“The exiles of . . . the people of Israel shall possess the land of the Canaanites as far as Zarephath and the exiles of Jerusalem who are in Sepharad shall possess the cities of the Negeb. Saviors shall go up to Mount Zion to rule Mount Esau, and the kingdom shall be the LORD’s” (vv. 20–21).
Our brief study of Obadiah concludes today as we consider the last seven verses of this short book. In its original context, this passage gave hope for the exiles of Israel that their dispossession would not be the final word from the Lord regarding His people. As with the Old Testament as a whole, Obadiah foresaw a glorious restoration for the faithful descendants of Jacob (Deut. 30:1–10; Ezek. 36:22–38). Restoration of the faithful remnant, however, has on its flip side the defeat and destruction of the remnant’s enemies. Therefore, Obadiah speaks of “the day of the Lord . . . upon all the nations” (v. 15). As we have seen in other studies, the phrase day of the Lord is God’s intervention to save His people and crush their enemies. It can refer to specific instances of the Lord’s judgment in history—such as Babylon’s fall (Isa. 13)—but it can also stand for the final judgment, when God will set all things right forever (Mal. 4:5). In any case, a specific day of the Lord within history always prefigures the final judgment to come. Obadiah may have in view the specific day of the Lord that brings about the end of Edom in history or the final day of judgment. In fact, it seems that he combines the two, for he speaks of the worldwide recognition of God’s reign: “the kingdom shall be the LORD’s” (Obad. 21). Either way, Obadiah reveals that God will not leave His people to suffer forever but will intervene decisively to save Abraham’s faithful children. Moving into the New Testament, we see a clearer presentation that even the faithful must undergo the day of judgment. Those who serve the Lord in faith do not do so because they possess a righteous status in themselves before God. Instead, as with those who remain outside of the kingdom, we who love the one, true Creator are children of wrath apart from our Father’s sovereign initiative (Eph. 2:1–3). But God sent His Son to endure the day of the Lord in our behalf, to bear the punishment we deserve as the enemies of God, thereby showing Himself to be just and the Justifier (Acts 2:14–41; Rom. 3:21–26). Christ’s work on Calvary manifested the day of the Lord for His elect, which was granted by our holy God in His grace that His people would not have to be counted as His enemies on the day when Jesus returns to consummate His kingdom. Because God has judged us in Christ and imputed His righteousness to us, the final day of the Lord for us will not be the day of wrath it will be for those who do not know Jesus (1 Thess. 1:10).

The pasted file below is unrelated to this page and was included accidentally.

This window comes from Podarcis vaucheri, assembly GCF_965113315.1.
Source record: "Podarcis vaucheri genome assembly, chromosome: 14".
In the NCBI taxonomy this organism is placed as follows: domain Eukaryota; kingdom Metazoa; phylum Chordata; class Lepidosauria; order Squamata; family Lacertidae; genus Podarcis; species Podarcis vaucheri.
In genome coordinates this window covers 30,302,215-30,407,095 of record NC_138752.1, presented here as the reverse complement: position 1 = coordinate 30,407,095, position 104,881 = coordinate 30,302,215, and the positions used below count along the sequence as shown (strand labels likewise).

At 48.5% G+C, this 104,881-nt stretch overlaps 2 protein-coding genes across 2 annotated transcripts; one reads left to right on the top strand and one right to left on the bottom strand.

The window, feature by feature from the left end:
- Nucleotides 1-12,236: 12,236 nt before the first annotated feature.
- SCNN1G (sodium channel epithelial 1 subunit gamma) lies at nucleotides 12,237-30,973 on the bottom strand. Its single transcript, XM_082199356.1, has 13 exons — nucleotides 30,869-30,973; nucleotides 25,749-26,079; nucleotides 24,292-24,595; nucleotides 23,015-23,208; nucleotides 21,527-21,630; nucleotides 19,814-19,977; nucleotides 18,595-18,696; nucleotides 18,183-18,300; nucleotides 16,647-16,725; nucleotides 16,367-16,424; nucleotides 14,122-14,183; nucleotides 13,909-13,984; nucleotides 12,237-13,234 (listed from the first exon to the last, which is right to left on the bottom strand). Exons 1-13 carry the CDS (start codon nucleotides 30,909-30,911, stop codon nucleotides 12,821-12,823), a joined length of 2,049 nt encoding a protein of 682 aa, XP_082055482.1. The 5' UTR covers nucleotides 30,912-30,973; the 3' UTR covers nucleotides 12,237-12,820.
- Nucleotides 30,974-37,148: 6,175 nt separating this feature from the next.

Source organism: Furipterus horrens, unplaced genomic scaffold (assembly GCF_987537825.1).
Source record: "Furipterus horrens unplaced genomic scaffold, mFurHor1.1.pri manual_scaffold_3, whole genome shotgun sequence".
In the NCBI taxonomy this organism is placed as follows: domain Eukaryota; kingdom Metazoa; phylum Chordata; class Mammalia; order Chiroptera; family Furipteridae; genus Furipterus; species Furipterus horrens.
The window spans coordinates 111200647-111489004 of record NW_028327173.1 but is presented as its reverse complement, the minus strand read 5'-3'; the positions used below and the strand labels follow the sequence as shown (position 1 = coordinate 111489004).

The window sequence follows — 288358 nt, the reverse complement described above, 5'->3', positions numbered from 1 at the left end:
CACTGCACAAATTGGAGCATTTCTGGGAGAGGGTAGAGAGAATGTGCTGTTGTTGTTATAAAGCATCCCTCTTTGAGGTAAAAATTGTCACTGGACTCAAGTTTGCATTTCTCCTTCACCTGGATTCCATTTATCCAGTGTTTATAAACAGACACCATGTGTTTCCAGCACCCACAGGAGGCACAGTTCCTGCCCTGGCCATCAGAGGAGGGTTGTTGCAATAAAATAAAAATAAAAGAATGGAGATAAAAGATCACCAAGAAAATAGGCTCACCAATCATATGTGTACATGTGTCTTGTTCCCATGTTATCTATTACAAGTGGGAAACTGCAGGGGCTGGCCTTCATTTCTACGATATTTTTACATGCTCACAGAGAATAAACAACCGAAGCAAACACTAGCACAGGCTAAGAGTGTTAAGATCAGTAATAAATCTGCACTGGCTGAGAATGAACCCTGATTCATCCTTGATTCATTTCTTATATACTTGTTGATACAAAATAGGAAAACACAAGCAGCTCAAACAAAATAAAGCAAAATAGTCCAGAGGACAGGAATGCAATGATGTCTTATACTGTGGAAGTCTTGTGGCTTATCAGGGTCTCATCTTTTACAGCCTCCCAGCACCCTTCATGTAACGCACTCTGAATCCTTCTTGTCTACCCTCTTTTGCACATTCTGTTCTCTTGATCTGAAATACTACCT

Coram DeoLiving before the face of God
By His grace, God in Christ intervened in history before the final day of the Lord to save us from the Lord’s wrath to come (1 Thess. 1:10). Thus, we do not yet experience certain aspects of what Obadiah saw regarding the day of judgment. God’s people do not yet possess their full inheritance in the new heaven and earth, so we don’t possess the land of the Canaanites. But the work of Jesus has guaranteed it for us. One day, we shall rule over the whole earth, the Holy Land included.